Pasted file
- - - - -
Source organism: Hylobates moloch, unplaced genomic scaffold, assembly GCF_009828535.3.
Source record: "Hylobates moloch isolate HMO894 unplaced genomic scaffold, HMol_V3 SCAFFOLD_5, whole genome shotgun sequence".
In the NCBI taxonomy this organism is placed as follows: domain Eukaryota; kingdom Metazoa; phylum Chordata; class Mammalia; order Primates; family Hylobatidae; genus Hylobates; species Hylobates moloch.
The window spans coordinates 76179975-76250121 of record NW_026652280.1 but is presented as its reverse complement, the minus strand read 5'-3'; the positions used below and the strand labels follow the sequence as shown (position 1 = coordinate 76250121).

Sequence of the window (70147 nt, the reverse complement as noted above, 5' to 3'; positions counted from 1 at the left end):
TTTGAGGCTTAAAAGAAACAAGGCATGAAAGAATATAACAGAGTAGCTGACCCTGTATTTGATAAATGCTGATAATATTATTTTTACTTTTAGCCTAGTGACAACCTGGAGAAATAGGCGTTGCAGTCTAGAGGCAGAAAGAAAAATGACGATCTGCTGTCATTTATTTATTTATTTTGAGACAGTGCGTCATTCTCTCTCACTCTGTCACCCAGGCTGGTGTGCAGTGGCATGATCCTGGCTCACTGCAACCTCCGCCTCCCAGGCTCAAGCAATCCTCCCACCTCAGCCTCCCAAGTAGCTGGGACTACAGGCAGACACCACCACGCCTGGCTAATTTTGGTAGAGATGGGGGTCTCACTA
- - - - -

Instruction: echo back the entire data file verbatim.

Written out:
Source organism: Hylobates moloch, unplaced genomic scaffold, assembly GCF_009828535.3.
Source record: "Hylobates moloch isolate HMO894 unplaced genomic scaffold, HMol_V3 SCAFFOLD_5, whole genome shotgun sequence".
In the NCBI taxonomy this organism is placed as follows: domain Eukaryota; kingdom Metazoa; phylum Chordata; class Mammalia; order Primates; family Hylobatidae; genus Hylobates; species Hylobates moloch.
The window spans coordinates 76179975-76250121 of record NW_026652280.1 but is presented as its reverse complement, the minus strand read 5'-3'; the positions used below and the strand labels follow the sequence as shown (position 1 = coordinate 76250121).

Sequence of the window (70147 nt, the reverse complement as noted above, 5' to 3'; positions counted from 1 at the left end):
TTTGAGGCTTAAAAGAAACAAGGCATGAAAGAATATAACAGAGTAGCTGACCCTGTATTTGATAAATGCTGATAATATTATTTTTACTTTTAGCCTAGTGACAACCTGGAGAAATAGGCGTTGCAGTCTAGAGGCAGAAAGAAAAATGACGATCTGCTGTCATTTATTTATTTATTTTGAGACAGTGCGTCATTCTCTCTCACTCTGTCACCCAGGCTGGTGTGCAGTGGCATGATCCTGGCTCACTGCAACCTCCGCCTCCCAGGCTCAAGCAATCCTCCCACCTCAGCCTCCCAAGTAGCTGGGACTACAGGCAGACACCACCACGCCTGGCTAATTTTGGTAGAGATGGGGGTCTCACTA